Building and maintaining a profile

Topic lead: Andy Nobes, Andy Byers
Last updated: 28/09/2023

Open access journals face unique challenges, but also opportunities, in building their profile compared to traditional subscription-based journals. Strategies include building community, partnerships and credibility, including via the use of social media and attendance at conferences and events to engage new and existing audiences.

Academic journals need to build and manage their profile in order to attract submissions from reputable researchers as well as to appear credible to readers. Having a strong profile helps academic journals establish authority in their field, which can lead to increased readership and impact. An effective profile can help journals differentiate themselves from competitors, highlighting their strengths and unique attributes.

Journal websites are often used by researchers and institutions as a proxy for the quality and impact of the research published, so it is important for journals to present a professional and accurate image. Building and managing a strong profile can also help academic journals engage with their audience and foster a sense of community within their field.

The value of credibility and transparency

Ensuring the credibility and transparency of a journal is key. As a starting point, this can be signalled via good web design as well as by establishing transparent and informative communications channels that genuinely help authors and readers.

First and foremost, the journal’s website should ideally be designed by a professional or by using templates in line with best practice web design principles. On the website, policies, guidelines and contact information should be signposted clearly. Spelling errors and broken links on the homepage should be avoided at all costs, as they are sometimes considered as a sign of a possible predatory or illegitimate journal.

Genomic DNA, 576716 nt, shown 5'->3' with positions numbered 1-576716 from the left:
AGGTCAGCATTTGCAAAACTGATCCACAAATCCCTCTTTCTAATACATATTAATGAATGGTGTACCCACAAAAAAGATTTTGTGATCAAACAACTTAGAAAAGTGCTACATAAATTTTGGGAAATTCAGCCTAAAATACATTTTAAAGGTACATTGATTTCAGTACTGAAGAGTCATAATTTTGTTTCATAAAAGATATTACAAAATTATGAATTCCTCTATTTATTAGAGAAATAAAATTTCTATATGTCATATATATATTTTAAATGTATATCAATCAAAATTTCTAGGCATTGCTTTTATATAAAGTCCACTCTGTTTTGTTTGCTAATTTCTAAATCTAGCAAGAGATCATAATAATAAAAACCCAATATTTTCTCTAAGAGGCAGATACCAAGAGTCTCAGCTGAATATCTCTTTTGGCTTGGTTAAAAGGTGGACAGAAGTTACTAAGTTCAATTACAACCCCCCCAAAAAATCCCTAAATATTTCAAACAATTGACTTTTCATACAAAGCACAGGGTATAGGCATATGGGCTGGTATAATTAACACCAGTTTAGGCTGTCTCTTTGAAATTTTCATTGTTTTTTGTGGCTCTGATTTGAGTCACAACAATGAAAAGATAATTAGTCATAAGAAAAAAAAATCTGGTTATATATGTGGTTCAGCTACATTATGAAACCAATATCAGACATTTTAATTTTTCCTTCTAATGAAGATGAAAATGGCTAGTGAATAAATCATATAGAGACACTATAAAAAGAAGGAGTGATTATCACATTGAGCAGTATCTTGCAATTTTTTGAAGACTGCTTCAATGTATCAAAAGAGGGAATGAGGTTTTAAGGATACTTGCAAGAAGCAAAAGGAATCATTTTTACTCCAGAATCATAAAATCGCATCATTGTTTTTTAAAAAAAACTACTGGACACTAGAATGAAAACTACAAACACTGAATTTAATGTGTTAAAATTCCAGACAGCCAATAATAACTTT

Furthermore, seeing that a journal is indexed in appropriate databases is often used by visitors to assess credibility, and this topic is further explored in the dedicated Toolkit section. Assembling a diverse team of respected researchers and scholars to serve on the editorial board can also strengthen credibility and profile, especially if board members have strong links with their communities.

Finally, journals should use external communications wisely. Mailing lists can be useful to keep readers up to date, but journals should ensure that they do not send unsolicited emails and that any emails comply with relevant privacy policies (e.g. the EU’s GDPR).

The role of social media

Journals should investigate what social media platform(s) their target audiences tend to use and then establish a presence as appropriate. Twitter is one of the most used platforms by academics, while LinkedIn and Facebook are helpful to engage with professionals and the public, respectively.

When using social media, journals should devise a strategy and create engaging content that is relevant to their audiences, using targeted hashtags. This is not always easy, and it may be beneficial to work with communications experts or a social media manager to develop sustainable approaches to social media marketing. A mix of article highlights, blog posts, infographics and videos is likely to be most effective, but journals should consider what feels appropriate to their mix of skills and funding available.

Interaction with followers is also important to create a sense of community, so journals using social media should endeavour to reply to comments and create opportunities for discussion. Linking appropriate research articles with notable days (e.g. Earth day, World Oceans Day) can be helpful to drive attention to the journal.

Ongoing monitoring

A journal’s public profile has to be managed proactively, and measuring results is a core part of this. Tracking web engagement metrics such as downloads, followers, engagement rates, and referrals from social media can help assess the impact of communication and engagement strategies and make adjustments as needed.

To achieve the above in practice, the use of analytics code is common (e.g. Google Analytics, Plausible, Matomo), both for the whole journal website and individual articles. The use of bibliometric measures as well as altmetrics (e.g. Altmetric, Plum Analytics, Crossref’s Event Data) is also used as a proxy to estimate the success of individual publications as well as the journal as a whole (see Journal and article indexing).

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